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The village is beginning to fill. Some of the people are farmers in bib overalls on their traditional Saturday visit to town with their pickups full of sacks of feed and groceries. But there are many out-of-county and out-of-state license plates, and the bars and restaurants are full. I talk to dozens of people, and their reasons for coming are varied, ranging from "I never missed one" to "I like the parade" to "A chance to visit the home town."
Everyone seems to know everyone else, but this is the sort of camaraderie caused by good weather and the prospect of a parade. It occurs to me that nothing really happens at a festival, no daring feats of excellence, but that no matter how artificial the point of celebration might be, these events provide entertainment, an excuse to go someplace, a break in what up here is the arduous process of making a living. Now that much of our countryside is less intensively agricultural, festivals compete with county fairs in popularity. A great number of misplaced farmers have gone south to the factories of Flint, Grand Rapids, Lansing and Detroit, and they look for any excuse to return to the country with their aluminum campers and pale city children dressed in what are considered locally as outrageous costumes.
I decide to take a short tour of the streams to see how the fishermen are doing. There are three reasonably good trout rivers within 20 miles of Kalkaska: the small Rapid, the medium-sized Boardman and the large Manistee. In addition, inside of a two-hour drive you can reach the Pigeon, Sturgeon, Black, Au Sable, Betsie, Platte, Pere Marquette and Pine, plus innumerable smaller creeks. A large stretch of the Au Sable has been brought back from relatively degenerate conditions by an organization called Trout Unlimited, which is the fly fisherman's court of last resort. This provides adequate fishing for all but the most adamant whiners, among whom I number myself.
I was horrified in Livingston, Mont. last year to hear Joe Brooks, the famous angler, say that Michigan fishing was fine. After all, I had traveled nearly 2,000 miles to hit the honey buckets. There is no question that the streams are not what they were, say, before 1955. The reasons are the usual ones—newly developed resorts, cottagers, road builders, oil interests, industrial effluents, virulent pesticides.
None of these need cause irrevocable damage, but getting government aid is difficult. Other forms of fishing—trolling for lake trout and coho salmon, for example—have a larger constituency and command a larger share of the money and the attention of the state's Department of Natural Resources. And so, the charter business is booming and the boat manufacturers are happy. Large coho and Chinook are being caught in quantity, and it is difficult to begrudge their advocates the fun of catching them, though trolling seems to me a desperately boring form of fishing. The coho, however, have disturbed the steelhead fishing by jamming the mouths of rivers emptying into Lake Michigan with spawning fish in their death throes.
All the fishermen encountered on the Boardman complain about the warm and sunny weather except a young boy who has three nice browns about 14 inches apiece. Most of the anglers are using worms, and none flies. I drive over to Sharon (pop. two or three, seriously) on the Manistee. The story is the same—too much heat and light. It has often troubled me that, no matter, truly cunning fishermen invariably catch fish. Their methods must be plastic and unconstrained, perhaps unsporting. During July and August on the Boardman, when I mostly catch spiritless hatchery fish, a few crafty old men catch large browns by chumming the stream with quarts of grasshoppers, then placing a small hook to make one of the bugs a fatal meal. Though effective, this seems, to my way of thinking, a bit low.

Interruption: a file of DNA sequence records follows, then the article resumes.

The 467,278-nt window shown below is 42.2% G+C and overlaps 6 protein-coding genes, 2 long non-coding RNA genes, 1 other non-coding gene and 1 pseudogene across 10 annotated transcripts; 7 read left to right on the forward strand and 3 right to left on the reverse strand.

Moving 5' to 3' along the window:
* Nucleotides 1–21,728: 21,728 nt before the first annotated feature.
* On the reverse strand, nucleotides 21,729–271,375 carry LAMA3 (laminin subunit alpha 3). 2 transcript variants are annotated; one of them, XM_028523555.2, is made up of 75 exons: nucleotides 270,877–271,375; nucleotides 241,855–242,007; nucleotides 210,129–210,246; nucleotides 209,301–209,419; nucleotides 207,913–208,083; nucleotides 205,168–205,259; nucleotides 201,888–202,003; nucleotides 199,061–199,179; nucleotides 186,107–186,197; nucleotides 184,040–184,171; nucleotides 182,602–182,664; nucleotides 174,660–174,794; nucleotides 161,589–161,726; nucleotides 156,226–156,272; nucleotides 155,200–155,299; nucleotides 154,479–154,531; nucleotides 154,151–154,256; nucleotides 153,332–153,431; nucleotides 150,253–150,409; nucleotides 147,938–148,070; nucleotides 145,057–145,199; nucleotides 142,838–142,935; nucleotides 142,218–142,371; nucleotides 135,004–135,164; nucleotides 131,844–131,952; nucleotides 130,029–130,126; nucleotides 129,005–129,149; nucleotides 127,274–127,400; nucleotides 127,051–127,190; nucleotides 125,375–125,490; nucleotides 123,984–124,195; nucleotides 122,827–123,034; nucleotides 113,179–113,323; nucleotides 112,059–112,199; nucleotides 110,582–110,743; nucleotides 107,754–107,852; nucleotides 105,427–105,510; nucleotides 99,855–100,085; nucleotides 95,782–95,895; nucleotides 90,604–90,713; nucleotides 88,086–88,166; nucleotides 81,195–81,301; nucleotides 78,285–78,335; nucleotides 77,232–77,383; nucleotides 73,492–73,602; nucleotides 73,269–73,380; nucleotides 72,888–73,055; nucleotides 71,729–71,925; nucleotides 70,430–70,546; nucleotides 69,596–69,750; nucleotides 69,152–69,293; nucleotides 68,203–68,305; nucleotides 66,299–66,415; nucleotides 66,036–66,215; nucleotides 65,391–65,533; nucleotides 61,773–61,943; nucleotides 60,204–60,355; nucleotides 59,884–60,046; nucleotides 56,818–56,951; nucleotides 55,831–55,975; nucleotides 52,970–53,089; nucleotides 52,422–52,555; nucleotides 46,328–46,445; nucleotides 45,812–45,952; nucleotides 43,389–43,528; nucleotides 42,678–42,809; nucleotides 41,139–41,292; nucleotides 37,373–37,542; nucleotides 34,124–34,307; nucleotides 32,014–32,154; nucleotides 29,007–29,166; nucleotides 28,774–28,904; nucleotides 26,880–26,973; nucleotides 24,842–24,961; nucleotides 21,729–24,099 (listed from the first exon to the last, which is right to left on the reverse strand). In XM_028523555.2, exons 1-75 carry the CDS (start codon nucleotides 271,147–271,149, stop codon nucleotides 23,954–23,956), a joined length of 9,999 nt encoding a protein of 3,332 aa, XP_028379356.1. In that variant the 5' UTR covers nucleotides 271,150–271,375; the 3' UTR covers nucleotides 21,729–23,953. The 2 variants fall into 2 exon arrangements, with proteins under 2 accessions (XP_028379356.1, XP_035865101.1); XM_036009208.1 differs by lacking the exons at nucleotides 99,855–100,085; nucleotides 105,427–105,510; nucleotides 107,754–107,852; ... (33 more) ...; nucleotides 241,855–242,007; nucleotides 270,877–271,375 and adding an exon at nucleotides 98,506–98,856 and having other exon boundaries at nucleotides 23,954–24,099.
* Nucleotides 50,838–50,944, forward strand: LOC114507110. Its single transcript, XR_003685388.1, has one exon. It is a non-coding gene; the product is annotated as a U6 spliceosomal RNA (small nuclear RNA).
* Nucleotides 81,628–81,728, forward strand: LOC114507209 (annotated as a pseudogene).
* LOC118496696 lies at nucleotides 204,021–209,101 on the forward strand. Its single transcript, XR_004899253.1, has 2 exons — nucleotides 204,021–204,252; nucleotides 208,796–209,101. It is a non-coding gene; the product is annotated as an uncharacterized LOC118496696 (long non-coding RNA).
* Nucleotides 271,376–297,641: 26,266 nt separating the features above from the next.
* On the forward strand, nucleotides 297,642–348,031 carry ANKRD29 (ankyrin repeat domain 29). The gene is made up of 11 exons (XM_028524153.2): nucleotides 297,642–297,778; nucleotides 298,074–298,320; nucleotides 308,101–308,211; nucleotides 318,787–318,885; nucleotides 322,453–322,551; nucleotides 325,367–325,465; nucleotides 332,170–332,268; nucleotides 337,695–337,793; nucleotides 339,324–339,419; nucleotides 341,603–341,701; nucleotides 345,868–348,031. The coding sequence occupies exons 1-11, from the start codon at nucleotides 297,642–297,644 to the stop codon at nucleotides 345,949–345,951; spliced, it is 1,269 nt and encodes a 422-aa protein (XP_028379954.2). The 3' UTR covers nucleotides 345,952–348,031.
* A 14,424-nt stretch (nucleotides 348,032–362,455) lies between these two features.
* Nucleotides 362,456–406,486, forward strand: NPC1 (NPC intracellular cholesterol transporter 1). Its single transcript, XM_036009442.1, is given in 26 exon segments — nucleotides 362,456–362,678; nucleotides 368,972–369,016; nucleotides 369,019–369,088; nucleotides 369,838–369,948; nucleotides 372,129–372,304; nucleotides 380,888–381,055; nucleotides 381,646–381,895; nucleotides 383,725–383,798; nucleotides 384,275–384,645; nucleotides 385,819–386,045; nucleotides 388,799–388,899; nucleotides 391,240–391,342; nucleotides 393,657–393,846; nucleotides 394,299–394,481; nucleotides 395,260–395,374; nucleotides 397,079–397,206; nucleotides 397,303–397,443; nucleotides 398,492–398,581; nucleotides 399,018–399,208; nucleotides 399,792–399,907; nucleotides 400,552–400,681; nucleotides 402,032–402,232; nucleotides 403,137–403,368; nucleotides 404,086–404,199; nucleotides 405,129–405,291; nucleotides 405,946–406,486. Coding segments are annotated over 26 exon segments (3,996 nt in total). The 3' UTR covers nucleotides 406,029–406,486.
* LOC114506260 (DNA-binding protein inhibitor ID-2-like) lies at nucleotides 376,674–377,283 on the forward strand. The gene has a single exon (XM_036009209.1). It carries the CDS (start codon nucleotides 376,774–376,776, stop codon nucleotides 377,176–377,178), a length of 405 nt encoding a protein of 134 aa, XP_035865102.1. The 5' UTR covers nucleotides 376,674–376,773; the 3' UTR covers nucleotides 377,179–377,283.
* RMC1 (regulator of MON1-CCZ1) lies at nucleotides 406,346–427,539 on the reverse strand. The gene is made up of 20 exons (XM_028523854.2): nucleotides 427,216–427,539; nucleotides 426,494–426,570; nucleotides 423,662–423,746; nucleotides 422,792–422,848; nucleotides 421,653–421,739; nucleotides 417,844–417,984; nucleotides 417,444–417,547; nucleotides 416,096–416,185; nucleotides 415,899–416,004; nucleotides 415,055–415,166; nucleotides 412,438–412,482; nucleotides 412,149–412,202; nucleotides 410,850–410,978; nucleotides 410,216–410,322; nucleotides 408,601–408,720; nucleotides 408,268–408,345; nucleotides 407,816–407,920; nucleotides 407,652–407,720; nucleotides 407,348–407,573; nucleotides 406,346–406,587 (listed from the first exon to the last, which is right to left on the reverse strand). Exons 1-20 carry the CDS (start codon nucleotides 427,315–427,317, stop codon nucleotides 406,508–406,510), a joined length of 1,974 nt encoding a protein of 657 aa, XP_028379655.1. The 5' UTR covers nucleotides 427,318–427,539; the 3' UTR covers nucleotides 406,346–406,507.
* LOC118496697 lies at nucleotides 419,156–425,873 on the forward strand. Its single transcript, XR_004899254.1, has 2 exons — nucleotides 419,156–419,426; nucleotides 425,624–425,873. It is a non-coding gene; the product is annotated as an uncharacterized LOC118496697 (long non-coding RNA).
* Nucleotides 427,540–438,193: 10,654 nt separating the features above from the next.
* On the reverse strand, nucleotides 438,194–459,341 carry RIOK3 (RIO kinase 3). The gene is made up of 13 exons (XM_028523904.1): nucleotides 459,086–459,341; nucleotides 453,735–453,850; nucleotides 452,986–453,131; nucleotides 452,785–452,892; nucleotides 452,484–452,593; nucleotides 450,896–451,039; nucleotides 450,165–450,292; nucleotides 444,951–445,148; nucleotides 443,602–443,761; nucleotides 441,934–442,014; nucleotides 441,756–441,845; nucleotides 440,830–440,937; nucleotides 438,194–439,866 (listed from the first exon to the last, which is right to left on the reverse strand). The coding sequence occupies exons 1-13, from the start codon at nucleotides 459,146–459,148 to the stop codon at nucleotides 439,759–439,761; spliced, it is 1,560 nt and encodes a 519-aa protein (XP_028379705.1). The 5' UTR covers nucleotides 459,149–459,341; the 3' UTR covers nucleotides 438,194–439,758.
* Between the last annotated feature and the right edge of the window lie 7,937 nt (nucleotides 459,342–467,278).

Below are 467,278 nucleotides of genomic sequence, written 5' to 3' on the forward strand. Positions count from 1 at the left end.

Ernest Hemingway fished the Boardman as a young man and complained in a letter home that the swiftness of the water made wading difficult. I think this was part of the novelist's imagination because there were, even in his time, four dams on the last 20 miles approaching Traverse City. The final two-mile stretch is now murky and exudes a shameful stench. And it is not simply a matter of saying that things "aren't what they used to be," which is neither helpful nor interesting. I am privately in favor of the death penalty for any form of pollution not speedily rectified. If you are keen on trout fishing, I advise that you log thousands of hours a summer because the signs, short of radical ecological surgery, point to its demise.
When I return from my streamside tour around noon, Kalkaska is choked with people, though a wombat most assuredly can choke on a single kernel of corn, and I have no idea how many people there are. I park in a shady residential district and walk the five or six blocks to the center of town. The lawns are neat, the houses modest but in good repair. What do people do? Take in each other's laundry and throw festivals? Our land is full of incomprehensible wonder, and naysayers should be raspberried.
On Main Street, Cliff is up on the bandstand in a boater and a string tie. Hank Snow's country music blares from a public-address system that tweets and howls and screeches, drowning out the lyrics. Cliff makes some garbled announcements. He is a mixture of booster and carnival barker. I remember he once lured the International Sled Dog Races to Kalkaska for the slow winter months.
Perhaps in an age heavily flavored with the artificial and the often very distant spectator sport, a celebration of trout or dog is a good thing despite the heavy dosage of sheer hokum. A Silent Majority spring rite laced with streaks of yokel patriotism.